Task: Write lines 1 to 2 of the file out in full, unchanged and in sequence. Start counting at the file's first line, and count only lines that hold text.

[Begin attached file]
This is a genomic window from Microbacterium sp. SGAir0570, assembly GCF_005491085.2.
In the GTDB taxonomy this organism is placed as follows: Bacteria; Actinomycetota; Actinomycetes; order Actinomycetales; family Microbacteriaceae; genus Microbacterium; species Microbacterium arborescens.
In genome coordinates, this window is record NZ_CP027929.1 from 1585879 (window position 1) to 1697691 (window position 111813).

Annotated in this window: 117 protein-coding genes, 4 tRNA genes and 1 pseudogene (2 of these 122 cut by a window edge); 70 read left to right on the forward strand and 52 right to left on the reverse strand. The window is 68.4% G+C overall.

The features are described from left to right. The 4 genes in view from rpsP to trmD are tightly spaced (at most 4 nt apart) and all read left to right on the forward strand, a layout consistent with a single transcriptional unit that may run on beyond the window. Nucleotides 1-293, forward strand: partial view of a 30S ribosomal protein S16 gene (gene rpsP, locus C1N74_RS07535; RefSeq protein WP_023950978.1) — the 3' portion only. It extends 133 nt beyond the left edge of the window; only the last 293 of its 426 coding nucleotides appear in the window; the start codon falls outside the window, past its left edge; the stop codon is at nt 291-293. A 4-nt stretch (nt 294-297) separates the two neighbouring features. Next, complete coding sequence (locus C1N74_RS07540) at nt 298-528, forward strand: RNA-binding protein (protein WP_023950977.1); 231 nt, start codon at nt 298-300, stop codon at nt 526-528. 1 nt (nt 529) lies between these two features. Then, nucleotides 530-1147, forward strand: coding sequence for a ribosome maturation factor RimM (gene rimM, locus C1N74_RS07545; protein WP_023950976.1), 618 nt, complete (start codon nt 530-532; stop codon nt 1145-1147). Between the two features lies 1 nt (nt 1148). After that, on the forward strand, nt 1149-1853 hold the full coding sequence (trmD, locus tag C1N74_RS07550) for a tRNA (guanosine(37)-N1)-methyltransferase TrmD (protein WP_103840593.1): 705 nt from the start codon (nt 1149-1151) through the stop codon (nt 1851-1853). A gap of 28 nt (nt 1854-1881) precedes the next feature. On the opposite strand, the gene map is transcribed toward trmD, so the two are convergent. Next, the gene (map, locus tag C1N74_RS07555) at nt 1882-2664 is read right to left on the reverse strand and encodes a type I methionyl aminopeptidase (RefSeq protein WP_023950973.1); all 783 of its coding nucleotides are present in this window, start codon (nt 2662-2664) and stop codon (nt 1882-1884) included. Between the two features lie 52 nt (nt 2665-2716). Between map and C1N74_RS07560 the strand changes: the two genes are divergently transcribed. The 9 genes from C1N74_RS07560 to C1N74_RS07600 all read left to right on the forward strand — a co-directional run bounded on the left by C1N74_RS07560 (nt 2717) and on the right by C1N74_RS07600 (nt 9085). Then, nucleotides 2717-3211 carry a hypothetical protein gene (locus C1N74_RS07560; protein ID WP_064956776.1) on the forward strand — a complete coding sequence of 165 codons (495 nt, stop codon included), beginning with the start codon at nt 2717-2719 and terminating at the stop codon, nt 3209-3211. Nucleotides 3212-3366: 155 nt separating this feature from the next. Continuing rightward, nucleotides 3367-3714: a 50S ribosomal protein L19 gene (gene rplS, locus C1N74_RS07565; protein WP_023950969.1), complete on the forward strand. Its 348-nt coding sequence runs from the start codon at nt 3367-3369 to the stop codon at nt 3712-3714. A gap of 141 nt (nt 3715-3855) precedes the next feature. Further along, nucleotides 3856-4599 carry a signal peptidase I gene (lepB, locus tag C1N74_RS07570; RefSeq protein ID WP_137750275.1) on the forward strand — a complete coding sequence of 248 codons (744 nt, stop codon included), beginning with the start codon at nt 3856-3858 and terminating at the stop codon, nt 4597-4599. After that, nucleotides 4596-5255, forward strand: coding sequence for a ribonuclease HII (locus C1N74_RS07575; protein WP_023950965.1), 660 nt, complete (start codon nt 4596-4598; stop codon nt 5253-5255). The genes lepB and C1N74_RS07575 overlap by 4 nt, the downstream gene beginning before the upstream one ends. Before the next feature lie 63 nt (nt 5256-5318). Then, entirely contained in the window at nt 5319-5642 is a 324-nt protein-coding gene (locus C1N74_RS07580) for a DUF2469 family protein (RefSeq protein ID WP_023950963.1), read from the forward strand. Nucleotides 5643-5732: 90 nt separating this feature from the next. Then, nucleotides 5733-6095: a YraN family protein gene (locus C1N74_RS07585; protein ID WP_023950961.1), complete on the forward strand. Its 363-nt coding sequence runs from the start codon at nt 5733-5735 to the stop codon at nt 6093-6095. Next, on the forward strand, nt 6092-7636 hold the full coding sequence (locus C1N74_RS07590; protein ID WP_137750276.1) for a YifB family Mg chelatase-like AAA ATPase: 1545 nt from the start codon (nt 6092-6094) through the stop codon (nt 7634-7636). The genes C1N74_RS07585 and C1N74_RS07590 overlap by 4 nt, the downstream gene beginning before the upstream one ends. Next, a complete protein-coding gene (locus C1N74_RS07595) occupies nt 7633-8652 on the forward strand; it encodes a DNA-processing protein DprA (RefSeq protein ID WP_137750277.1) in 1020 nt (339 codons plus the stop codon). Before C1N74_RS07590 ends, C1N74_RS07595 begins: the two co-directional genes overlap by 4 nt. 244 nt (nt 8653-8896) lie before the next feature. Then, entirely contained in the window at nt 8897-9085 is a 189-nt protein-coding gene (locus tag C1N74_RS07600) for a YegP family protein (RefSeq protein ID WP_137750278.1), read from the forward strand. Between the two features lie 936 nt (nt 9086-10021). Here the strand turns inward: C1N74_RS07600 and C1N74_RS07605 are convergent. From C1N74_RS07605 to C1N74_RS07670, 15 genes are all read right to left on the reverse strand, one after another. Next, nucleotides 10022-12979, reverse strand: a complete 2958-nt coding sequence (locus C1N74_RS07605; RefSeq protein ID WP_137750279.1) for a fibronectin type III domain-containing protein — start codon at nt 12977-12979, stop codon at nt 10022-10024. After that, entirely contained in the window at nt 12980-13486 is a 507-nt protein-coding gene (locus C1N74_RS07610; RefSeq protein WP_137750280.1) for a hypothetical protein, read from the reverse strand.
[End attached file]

This is a genomic window from Microbacterium sp. SGAir0570, assembly GCF_005491085.2.
In the GTDB taxonomy this organism is placed as follows: Bacteria; Actinomycetota; Actinomycetes; order Actinomycetales; family Microbacteriaceae; genus Microbacterium; species Microbacterium arborescens.